Lin Tianmio’s installation at Tarrawarra Museum of Art, Photography by Mark Ashkanasy
A couple of months ago, I visited an exhibition at the Tarrawarra Museum of Art in the Yarra Ranges, ‘Animate / Inanimate’ is a group exhibition featuring the works of local and international artists; this extraordinary collection depicts the relationship between life and death through a range of large scale installations. According to Victoria Lynn in “Tarrawarra International, 2013”, the exhibition explores the connection between the animate and the inanimate, human and non human.
There was one installation in particular that immediately captured my attention, the very first gallery space features the works of Lin Tianmiao, a contemporary artist who has displayed a range of synthetic skulls that are covered in bright and colourful materials. The silk thread does provide an artistic effect that invites the spectator to view these three dimensional skulls from an entriely different perspective.
In the Western culture, the skull is normally perceived as a subject of fear, dread and anxiety, on the other hand, Lin Tianmiao uses bright and colourful silk thread that provides an artistic and innovative portrayal of death. In a way Tianmiao’s skulls become the subject of ‘beauty’ and simplicity as referenced by Anne Madeline in Art Almanac. Tianmiao’s synthetic skulls are combined with a range of inanimate objects, such as musical instruments and gardening tools that also feature a very unique composition.
Reaction, 2013 Lin Tianmiao, Photo from Tarawarra Museum of Art
From a personal perspective, Tianmiao abstracts the original shape of the skull through a range of miscellaneous items; the installation explores how the human skull becomes an ephemeral object. The exhibition invites me to speculate upon the human form, the human body is ephemeral and nothing in life lasts forever, even when death occurs, the body continues to decomposes until there is absolutely nothing left.
Each sculpture is attached to the ceiling with a piece of thread, as I continued to walk around the gallery space, I suddenly began to notice that the skulls would gradually rotate. This is such an innovative idea, as this allows each visitor to view the skulls from a different angle or perspective; I actually enjoyed walking in-between each sculpture / installation, this also provided a very unique experience, you don’t often have the opportunity to stand relatively close to an original work of art, most of the time there’s always a glass window or a strip of red tape protecting the works on display.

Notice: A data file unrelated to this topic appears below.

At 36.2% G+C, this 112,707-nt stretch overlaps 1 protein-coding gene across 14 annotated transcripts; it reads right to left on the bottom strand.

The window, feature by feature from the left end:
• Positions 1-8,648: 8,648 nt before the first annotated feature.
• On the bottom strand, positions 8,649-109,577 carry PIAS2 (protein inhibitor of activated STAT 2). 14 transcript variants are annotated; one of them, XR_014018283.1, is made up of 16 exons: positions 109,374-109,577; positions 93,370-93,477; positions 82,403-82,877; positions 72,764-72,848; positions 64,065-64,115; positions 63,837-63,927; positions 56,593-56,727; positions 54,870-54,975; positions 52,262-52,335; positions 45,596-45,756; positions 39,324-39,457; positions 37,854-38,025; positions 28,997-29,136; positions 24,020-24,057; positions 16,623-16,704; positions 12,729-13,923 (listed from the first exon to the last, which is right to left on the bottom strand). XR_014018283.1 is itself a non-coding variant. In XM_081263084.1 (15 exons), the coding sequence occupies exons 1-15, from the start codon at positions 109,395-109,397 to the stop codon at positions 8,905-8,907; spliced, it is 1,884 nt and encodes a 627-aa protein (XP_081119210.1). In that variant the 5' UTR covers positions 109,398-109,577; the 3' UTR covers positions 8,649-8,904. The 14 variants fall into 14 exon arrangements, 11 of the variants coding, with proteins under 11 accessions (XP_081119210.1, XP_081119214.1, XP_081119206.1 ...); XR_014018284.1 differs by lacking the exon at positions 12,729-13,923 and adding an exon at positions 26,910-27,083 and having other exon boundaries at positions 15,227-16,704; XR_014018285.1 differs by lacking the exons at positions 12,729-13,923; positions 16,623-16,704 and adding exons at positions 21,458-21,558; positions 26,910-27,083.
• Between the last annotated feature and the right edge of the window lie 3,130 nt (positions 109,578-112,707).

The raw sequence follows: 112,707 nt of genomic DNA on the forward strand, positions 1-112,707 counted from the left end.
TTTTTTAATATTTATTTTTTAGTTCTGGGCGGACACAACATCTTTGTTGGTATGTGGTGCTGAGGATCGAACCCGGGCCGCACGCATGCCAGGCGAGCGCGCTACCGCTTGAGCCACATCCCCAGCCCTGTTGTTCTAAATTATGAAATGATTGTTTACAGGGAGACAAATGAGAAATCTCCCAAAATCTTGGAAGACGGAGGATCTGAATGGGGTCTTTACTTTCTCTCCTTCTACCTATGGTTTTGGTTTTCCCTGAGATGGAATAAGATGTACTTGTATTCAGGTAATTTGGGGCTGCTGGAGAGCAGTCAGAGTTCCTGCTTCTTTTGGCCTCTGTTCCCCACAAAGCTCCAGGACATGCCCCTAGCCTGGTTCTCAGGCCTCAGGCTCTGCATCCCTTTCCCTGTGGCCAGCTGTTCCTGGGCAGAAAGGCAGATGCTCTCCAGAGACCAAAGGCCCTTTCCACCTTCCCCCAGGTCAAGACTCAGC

The gallery lights are placed in various positions within the space, each installation features a unique shadow that also creates a range of unusual patterns and compositions. This also provides another dimension to Tianmiao’s installations, at first I was attracted to the bright pink synthetic skulls twirling around within the centre of the gallery space, I then discovered the shadows that are refelcted onto the gallery walls, in a way these abstract patterns become a separate work of art!
Synthetic Bones displayed on the Wall – Lin Tianmiao, Photo by Yan Yuguang
On the other side of the gallery space, there were a range of synthetic bones that were also covered in multicoloured thread, these bones were attached at the very top of the wall in chronological order. The bones do increase in size from the entrance of the gallery all the way to the other side of the space, this also provides a rather unique composition!
I’m used to viewing artworks / installations at eye level so this was definitely a nice surprise, I had to tilt my head towards the very top of the gallery space in order to view the second installation, in fact the synthetic bones do feature a quite a unique proportion that also adds a very interesting effect to the overall exhibition. These synthetic bones are also wrapped in colourful thread, in a way the artist has created a gradient, a spectrum of colour that ‘abstracts’ the human form, as referenced by Victoria Lynn.
So the exhibition has also questioned whether the human form in both animate and inanimate, it’s quite an interesting theory when you think about it. Well, when we’re live, the body is animate, when the living body dies what does it become? In a way the skeletal remains become inanimate, they’re no longer apart of a living, breathing organism, the skull becomes a skull, it doesn’t move or run away anywhere, it’s a skull that becomes apart of all the other inanimate objects in the world, right? Yes, I know as strange as it all sounds!
Photo from Tarrawarra museum of Art
This what I love about this exhibition, the works on display do invite me to speculate about the human form, about my own physical existence. It’s one thing to actually view a sculpture or a painting but it’s a totally different thing when you actually begin to look further for the possible meaning / interpretation. While there were other works on display , I was particularly fascinated by Tianmiao’s work, the synthetic skulls were displayed in a very unique and innovative manner that also provided a unique perspective of space and proportion.
The installation was definitely different from anything else I have ever seen before, not only was I able to view the synthetic skulls, I was physically able to weave in-between each individual sculpture that did create a very unique experience. I would definitely recommend visiting the Tarrawarra Gallery, the exhibition is fantastic and the scenery is simply amazing!
Victoria Lynn in ‘Tarrawarra International 2013: Animate / Inanimate”, 29 June – 6 October, p. 2 -3
Anne Madeline, ‘Animate / Inanimate’, Art Alamanac: Australia, Next Media, 2013, p. 46 -47